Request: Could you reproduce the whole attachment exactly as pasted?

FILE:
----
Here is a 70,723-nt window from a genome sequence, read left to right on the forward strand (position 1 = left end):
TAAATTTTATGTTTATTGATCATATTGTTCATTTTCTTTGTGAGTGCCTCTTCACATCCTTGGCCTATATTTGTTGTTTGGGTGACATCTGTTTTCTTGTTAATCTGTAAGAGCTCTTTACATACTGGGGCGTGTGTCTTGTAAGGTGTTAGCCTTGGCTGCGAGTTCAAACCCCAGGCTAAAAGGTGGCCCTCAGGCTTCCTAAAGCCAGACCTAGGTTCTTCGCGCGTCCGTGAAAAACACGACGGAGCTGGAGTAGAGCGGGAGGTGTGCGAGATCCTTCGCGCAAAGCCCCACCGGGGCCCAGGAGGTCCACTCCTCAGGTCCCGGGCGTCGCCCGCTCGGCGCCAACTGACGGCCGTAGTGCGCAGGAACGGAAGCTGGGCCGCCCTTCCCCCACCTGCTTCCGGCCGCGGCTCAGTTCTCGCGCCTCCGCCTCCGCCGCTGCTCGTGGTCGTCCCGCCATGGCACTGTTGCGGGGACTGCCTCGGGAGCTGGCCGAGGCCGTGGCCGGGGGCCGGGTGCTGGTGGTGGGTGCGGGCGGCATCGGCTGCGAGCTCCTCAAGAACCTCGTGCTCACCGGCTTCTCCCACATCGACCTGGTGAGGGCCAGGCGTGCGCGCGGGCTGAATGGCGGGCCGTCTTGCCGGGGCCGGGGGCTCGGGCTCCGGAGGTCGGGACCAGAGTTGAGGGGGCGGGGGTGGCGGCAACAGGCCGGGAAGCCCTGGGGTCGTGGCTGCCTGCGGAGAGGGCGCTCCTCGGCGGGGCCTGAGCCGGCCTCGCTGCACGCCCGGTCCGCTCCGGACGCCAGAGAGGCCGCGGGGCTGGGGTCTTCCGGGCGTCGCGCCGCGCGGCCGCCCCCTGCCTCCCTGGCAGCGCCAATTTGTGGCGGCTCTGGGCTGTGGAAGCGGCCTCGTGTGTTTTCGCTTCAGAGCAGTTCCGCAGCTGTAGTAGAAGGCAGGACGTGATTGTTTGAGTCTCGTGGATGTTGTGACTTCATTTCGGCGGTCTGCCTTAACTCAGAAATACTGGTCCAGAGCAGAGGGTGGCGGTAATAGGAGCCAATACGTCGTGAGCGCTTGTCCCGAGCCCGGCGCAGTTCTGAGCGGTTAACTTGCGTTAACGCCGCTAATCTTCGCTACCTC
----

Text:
Here is a 70,723-nt window from a genome sequence, read left to right on the forward strand (position 1 = left end):
TAAATTTTATGTTTATTGATCATATTGTTCATTTTCTTTGTGAGTGCCTCTTCACATCCTTGGCCTATATTTGTTGTTTGGGTGACATCTGTTTTCTTGTTAATCTGTAAGAGCTCTTTACATACTGGGGCGTGTGTCTTGTAAGGTGTTAGCCTTGGCTGCGAGTTCAAACCCCAGGCTAAAAGGTGGCCCTCAGGCTTCCTAAAGCCAGACCTAGGTTCTTCGCGCGTCCGTGAAAAACACGACGGAGCTGGAGTAGAGCGGGAGGTGTGCGAGATCCTTCGCGCAAAGCCCCACCGGGGCCCAGGAGGTCCACTCCTCAGGTCCCGGGCGTCGCCCGCTCGGCGCCAACTGACGGCCGTAGTGCGCAGGAACGGAAGCTGGGCCGCCCTTCCCCCACCTGCTTCCGGCCGCGGCTCAGTTCTCGCGCCTCCGCCTCCGCCGCTGCTCGTGGTCGTCCCGCCATGGCACTGTTGCGGGGACTGCCTCGGGAGCTGGCCGAGGCCGTGGCCGGGGGCCGGGTGCTGGTGGTGGGTGCGGGCGGCATCGGCTGCGAGCTCCTCAAGAACCTCGTGCTCACCGGCTTCTCCCACATCGACCTGGTGAGGGCCAGGCGTGCGCGCGGGCTGAATGGCGGGCCGTCTTGCCGGGGCCGGGGGCTCGGGCTCCGGAGGTCGGGACCAGAGTTGAGGGGGCGGGGGTGGCGGCAACAGGCCGGGAAGCCCTGGGGTCGTGGCTGCCTGCGGAGAGGGCGCTCCTCGGCGGGGCCTGAGCCGGCCTCGCTGCACGCCCGGTCCGCTCCGGACGCCAGAGAGGCCGCGGGGCTGGGGTCTTCCGGGCGTCGCGCCGCGCGGCCGCCCCCTGCCTCCCTGGCAGCGCCAATTTGTGGCGGCTCTGGGCTGTGGAAGCGGCCTCGTGTGTTTTCGCTTCAGAGCAGTTCCGCAGCTGTAGTAGAAGGCAGGACGTGATTGTTTGAGTCTCGTGGATGTTGTGACTTCATTTCGGCGGTCTGCCTTAACTCAGAAATACTGGTCCAGAGCAGAGGGTGGCGGTAATAGGAGCCAATACGTCGTGAGCGCTTGTCCCGAGCCCGGCGCAGTTCTGAGCGGTTAACTTGCGTTAACGCCGCTAATCTTCGCTACCTC